this post isn’t about what you think it’s about.
at the close of december and the height of the holiday season, a transgender girl in ohio stepped in front of a truck on the interstate and ended her life.
her name was leelah alcorn.
in her suicide note, leelah cited her christian parents and christian counseling as a trigger to her suffering ::
“When I was 14, I learned what transgender meant and cried of happiness. After 10 years of confusion I finally understood who I was. I immediately told my mom, and she reacted extremely negatively, telling me that it was a phase, that I would never truly be a girl, that God doesn’t make mistakes, that I am wrong. If you are reading this, parents, please don’t tell this to your kids. Even if you are Christian or are against transgender people don’t ever say that to someone, especially your kid. That won’t do anything but make them hate them self. That’s exactly what it did to me.”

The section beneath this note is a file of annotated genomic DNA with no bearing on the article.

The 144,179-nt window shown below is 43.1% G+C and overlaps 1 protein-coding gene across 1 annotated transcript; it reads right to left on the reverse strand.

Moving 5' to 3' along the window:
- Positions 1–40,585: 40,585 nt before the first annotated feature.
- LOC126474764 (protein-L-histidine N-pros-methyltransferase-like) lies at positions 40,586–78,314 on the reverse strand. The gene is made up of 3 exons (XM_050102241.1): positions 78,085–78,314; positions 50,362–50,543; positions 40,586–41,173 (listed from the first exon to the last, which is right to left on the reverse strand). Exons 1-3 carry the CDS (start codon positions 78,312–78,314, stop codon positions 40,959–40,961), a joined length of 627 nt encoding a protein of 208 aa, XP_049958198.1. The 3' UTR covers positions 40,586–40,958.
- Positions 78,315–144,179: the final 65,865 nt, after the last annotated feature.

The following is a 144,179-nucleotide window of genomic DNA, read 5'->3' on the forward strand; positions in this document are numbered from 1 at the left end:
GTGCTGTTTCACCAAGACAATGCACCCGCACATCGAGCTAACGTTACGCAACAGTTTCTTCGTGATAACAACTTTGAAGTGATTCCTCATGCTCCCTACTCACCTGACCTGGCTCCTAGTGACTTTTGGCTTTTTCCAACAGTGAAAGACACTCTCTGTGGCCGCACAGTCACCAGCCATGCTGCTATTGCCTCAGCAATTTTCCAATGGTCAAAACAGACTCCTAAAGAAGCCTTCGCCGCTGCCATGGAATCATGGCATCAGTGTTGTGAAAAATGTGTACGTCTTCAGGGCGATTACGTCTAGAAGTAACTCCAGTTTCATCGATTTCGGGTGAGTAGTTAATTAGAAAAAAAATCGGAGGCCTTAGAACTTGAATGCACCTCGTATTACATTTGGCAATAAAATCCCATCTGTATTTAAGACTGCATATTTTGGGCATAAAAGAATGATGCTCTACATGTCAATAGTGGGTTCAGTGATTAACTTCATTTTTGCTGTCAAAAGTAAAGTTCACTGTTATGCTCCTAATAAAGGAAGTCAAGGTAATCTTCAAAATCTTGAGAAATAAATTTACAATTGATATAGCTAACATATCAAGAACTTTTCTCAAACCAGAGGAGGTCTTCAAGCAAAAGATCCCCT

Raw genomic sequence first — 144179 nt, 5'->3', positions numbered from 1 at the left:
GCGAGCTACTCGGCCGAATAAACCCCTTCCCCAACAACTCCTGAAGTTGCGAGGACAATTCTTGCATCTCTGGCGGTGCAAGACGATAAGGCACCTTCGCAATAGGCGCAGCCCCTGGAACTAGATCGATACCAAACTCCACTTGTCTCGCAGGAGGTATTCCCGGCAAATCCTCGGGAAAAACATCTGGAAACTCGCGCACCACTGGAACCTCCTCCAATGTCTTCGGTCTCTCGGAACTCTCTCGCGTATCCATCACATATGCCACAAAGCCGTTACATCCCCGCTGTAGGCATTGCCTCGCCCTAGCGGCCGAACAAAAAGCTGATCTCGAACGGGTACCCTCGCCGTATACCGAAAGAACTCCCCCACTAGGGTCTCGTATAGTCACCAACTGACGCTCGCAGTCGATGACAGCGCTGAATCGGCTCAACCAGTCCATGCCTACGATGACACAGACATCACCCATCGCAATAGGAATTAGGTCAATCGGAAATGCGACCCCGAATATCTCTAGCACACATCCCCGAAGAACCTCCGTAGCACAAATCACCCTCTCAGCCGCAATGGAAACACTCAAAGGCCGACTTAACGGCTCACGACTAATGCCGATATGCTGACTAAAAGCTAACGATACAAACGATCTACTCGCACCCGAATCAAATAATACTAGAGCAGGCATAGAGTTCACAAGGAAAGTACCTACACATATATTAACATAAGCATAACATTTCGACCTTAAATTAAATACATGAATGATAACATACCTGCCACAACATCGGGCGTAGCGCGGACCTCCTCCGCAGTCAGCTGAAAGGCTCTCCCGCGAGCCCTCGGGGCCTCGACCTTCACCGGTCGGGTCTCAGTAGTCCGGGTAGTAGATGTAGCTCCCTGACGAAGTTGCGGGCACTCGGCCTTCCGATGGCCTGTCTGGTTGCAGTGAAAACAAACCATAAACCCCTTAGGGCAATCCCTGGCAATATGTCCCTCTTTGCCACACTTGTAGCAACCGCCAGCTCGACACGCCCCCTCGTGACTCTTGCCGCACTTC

you can read the note in its entirety here.
as someone who spends a great deal of time with people of faith – most often conservative evangelical christians – and also is connected and integrated with the gay, lesbian, bisexual, transgender and queer communities, i’ve observed the responses of many of my friends in the church – some helpful, and some not.
despite the discomfort it may cause those within the corridors of churches, the discussions surrounding Leelah’s death insist upon an opportunity to admit ::
broadly speaking, the church has failed to equip parents with the resources to validate and love their transgender children.